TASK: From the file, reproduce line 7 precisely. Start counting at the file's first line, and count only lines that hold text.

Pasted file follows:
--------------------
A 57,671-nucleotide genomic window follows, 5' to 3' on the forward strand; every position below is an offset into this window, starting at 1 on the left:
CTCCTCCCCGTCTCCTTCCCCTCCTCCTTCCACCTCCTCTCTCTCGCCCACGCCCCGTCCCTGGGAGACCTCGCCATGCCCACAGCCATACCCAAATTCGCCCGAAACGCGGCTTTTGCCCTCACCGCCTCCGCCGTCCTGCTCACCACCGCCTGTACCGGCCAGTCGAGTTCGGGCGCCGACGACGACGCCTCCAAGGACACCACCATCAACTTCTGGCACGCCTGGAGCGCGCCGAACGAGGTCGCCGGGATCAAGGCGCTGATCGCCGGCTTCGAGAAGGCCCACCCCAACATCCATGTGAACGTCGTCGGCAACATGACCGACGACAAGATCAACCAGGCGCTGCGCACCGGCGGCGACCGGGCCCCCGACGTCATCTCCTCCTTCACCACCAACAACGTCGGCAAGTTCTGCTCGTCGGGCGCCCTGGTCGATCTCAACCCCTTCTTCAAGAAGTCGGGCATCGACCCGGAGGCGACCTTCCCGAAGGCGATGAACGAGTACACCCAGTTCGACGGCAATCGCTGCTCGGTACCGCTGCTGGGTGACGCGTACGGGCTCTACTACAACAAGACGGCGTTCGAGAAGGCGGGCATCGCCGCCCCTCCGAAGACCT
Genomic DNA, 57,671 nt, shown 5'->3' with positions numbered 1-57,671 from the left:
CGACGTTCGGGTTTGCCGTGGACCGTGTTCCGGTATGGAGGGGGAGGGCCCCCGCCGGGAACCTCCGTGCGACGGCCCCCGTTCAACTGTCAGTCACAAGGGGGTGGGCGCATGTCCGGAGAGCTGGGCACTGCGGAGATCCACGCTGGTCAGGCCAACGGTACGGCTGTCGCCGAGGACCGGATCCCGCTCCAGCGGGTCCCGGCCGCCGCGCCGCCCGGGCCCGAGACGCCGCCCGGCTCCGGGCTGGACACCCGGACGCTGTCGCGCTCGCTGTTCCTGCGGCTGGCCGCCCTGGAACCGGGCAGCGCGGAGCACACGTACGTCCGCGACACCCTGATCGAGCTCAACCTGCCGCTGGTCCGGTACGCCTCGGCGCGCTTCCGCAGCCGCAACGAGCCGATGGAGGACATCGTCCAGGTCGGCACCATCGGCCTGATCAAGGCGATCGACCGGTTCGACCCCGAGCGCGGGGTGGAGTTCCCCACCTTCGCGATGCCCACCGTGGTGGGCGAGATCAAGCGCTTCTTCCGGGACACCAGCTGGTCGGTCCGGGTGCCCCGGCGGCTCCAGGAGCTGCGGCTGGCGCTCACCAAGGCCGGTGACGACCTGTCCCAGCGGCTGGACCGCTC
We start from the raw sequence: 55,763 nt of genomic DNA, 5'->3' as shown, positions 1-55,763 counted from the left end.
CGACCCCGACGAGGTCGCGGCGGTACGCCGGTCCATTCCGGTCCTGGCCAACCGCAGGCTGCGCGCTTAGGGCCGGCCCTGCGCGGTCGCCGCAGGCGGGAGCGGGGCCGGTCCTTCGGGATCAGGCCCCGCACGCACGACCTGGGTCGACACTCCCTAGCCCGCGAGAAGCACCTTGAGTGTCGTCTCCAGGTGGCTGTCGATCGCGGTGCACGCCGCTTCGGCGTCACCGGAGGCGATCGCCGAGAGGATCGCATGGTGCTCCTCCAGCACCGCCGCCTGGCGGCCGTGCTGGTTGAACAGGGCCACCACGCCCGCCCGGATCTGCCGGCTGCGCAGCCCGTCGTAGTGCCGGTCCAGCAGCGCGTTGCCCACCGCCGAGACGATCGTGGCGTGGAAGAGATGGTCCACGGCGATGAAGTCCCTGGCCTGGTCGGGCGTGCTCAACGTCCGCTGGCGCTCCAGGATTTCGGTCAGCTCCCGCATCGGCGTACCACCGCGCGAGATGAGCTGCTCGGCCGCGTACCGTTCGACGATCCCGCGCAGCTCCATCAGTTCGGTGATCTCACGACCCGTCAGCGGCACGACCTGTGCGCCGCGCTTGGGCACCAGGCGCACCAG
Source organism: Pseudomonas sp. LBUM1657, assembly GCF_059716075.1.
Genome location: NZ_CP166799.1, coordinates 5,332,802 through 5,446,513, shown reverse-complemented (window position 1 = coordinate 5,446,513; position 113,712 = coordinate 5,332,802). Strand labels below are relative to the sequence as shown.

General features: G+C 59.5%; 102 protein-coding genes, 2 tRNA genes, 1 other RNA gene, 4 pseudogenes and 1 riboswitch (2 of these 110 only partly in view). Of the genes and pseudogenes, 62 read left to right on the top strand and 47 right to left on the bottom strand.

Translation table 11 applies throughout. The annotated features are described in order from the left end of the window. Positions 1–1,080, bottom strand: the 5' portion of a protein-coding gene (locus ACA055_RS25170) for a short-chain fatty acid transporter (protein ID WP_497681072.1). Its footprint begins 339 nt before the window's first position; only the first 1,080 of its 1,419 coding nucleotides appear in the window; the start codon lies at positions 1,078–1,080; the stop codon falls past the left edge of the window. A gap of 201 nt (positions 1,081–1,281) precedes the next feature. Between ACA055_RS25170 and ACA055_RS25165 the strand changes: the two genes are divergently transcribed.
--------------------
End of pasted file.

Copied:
Source organism: Pseudomonas sp. LBUM1657, assembly GCF_059716075.1.